Double-lung transplant recipient's emotional journey
THEY were told he had only three weeks to live, so when Colin Simpson finally received a new pair of lungs on March 31, 2015, wife Cheryl had to assure everyone it was not an April Fools' joke.
The only male figure left in the Simpson family, Colin, is on the mend 18 months after undergoing a double-lung transplant operation.
It's evident it's been a long, emotional journey for the family as Cheryl flips through the photo album she put together.
The album begins in May 2009 when Colin came home from work feeling lethargic.
By the next morning he was on a hospital bed hooked up to a ventilator.
"Colin had come home after working for a week in Sydney and he had no energy," Cheryl said.
"Long story short, the next morning he was in Coffs Harbour Base Hospital after being rushed to the emergency unit overnight.
"They told me they needed to ventilate him, otherwise we would have lost him."
Colin was diagnosed with pneumonia and told he had just a 5% chance of survival.
His lungs were ventilated for a month and he was sent home. But Colin's health continued to deteriorate, so he was sent to the Prince of Wales Hospital for an open-lung biopsy.
It was then discovered he had idiopathic pulmonary fibrosis, a chronic condition with no known cause characterised by persistent scarring of the lungs.
It was at this point that Cheryl, who was a nurse, handed in her letter of resignation so she could care for Colin.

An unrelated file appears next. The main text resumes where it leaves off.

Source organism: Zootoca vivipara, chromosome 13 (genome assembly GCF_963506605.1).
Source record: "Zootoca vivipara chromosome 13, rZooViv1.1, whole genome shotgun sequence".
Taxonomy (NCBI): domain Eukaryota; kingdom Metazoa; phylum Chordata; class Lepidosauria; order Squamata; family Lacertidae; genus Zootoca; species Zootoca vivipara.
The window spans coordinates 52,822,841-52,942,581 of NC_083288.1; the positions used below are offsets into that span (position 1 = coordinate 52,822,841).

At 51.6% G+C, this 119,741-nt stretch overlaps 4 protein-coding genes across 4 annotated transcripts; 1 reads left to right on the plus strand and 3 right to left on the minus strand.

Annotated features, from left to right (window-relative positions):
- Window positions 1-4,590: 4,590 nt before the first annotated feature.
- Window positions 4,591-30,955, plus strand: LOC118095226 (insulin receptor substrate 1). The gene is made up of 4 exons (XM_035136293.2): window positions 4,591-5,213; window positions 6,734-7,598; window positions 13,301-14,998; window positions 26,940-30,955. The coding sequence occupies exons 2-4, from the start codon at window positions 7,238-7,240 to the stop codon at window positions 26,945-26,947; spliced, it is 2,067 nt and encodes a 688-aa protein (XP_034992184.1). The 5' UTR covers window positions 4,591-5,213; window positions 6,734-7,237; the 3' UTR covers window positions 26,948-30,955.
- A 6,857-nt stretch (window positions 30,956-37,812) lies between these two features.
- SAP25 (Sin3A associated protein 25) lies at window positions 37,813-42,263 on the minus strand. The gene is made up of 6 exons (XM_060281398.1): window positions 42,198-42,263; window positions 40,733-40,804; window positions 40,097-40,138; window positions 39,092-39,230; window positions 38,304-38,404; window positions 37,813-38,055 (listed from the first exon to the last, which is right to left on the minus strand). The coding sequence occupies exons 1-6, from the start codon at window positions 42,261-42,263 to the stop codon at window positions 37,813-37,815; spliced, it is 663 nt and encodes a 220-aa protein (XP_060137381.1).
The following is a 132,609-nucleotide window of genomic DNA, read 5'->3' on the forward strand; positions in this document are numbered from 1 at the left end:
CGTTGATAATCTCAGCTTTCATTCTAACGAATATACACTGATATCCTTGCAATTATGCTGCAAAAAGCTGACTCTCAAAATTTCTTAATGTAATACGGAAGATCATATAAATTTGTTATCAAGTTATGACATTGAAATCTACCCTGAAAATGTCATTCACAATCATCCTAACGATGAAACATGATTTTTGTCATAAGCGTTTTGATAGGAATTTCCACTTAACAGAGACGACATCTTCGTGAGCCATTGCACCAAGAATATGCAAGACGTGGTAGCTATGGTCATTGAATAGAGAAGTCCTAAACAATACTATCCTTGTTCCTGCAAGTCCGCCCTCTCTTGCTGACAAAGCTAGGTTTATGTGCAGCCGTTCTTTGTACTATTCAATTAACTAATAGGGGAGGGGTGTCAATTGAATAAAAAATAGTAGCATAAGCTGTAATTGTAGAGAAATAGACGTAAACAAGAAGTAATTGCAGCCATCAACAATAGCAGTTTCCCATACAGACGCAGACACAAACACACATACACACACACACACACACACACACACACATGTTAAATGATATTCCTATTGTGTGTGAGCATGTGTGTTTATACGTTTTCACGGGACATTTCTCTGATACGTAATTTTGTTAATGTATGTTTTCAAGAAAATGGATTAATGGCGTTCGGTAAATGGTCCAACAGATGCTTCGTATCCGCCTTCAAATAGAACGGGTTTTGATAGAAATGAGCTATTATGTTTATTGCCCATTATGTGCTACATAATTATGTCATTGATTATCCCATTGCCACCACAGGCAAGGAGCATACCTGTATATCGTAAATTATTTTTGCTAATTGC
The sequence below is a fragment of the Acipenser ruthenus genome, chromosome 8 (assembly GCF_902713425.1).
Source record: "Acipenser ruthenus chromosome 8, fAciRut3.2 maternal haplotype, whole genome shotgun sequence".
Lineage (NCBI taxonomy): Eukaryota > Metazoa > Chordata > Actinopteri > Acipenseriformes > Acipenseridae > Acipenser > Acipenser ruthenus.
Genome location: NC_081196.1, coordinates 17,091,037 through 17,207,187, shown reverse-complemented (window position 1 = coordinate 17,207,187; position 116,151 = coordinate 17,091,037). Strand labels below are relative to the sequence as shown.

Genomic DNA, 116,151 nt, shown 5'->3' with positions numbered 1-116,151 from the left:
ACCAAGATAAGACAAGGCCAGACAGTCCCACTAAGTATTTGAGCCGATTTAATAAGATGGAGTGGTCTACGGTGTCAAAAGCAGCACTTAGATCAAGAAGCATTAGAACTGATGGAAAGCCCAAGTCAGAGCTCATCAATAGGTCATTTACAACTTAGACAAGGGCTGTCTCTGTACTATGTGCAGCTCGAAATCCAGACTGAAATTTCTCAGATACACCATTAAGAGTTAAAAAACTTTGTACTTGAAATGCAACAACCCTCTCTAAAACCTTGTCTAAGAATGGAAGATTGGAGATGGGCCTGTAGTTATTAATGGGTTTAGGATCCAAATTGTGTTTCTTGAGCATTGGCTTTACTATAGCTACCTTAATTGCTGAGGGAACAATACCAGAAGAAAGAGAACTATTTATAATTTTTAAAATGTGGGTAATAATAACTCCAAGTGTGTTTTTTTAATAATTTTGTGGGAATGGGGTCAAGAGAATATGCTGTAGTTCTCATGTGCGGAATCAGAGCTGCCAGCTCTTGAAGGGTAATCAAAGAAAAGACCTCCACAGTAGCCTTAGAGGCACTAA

"I'd been a nurse for 40years but it was a no-brainer. I couldn't leave him, so I sat there and emailed my resignation to my boss," Cheryl said.
In 2015, Colin was placed on the organ transplant waiting list.
Three weeks later he received the call there was a set of lungs available and the couple went off to Sydney for the operation.
Unfortunately, Colin didn't receive his new set of lungs.
"He was fully prepared and ready to go on the operation table when they realised the donor lungs were full of emphysema," said Cheryl.
The family received the devastating news Colin was expected to have only weeks to live - but just in time, a new set of donor lungs became available.
The operation was a success.
"It's an absolutely wonderful, selfless gift. We are so grateful. Heaven doesn't need our organs, but living on Earth, we certainly do," said Cheryl.
"It's a hard journey, but you've got to stay positive."
Every morning, Colin takes a lung function test, a blood sugar test and his anti-rejection medications.
Life may now be very different for the couple, but they have already planned a much-needed holiday.
The last photo in the album is of Colin, arm draped around Cheryl, in front of their caravan.
Reminiscing on their journey, Cheryl said despite the circumstances, there were some stellar moments - like when Colin had a special visit from the Duchess of York.
"After his lung transplant, the head of the ward said the Duchess of York was coming in for a visit and asked Colin if she could speak to him.
"It was absolutely beautiful. You can see the look on his face in the photo, like he's an absolute rock star," Cheryl said.
Cheryl and Colin are now passionate advocates for organ donation.
"It broke my heart to think somebody had to die for Colin to stay alive, but now I always remember that this person has just given Colin such a beautiful gift."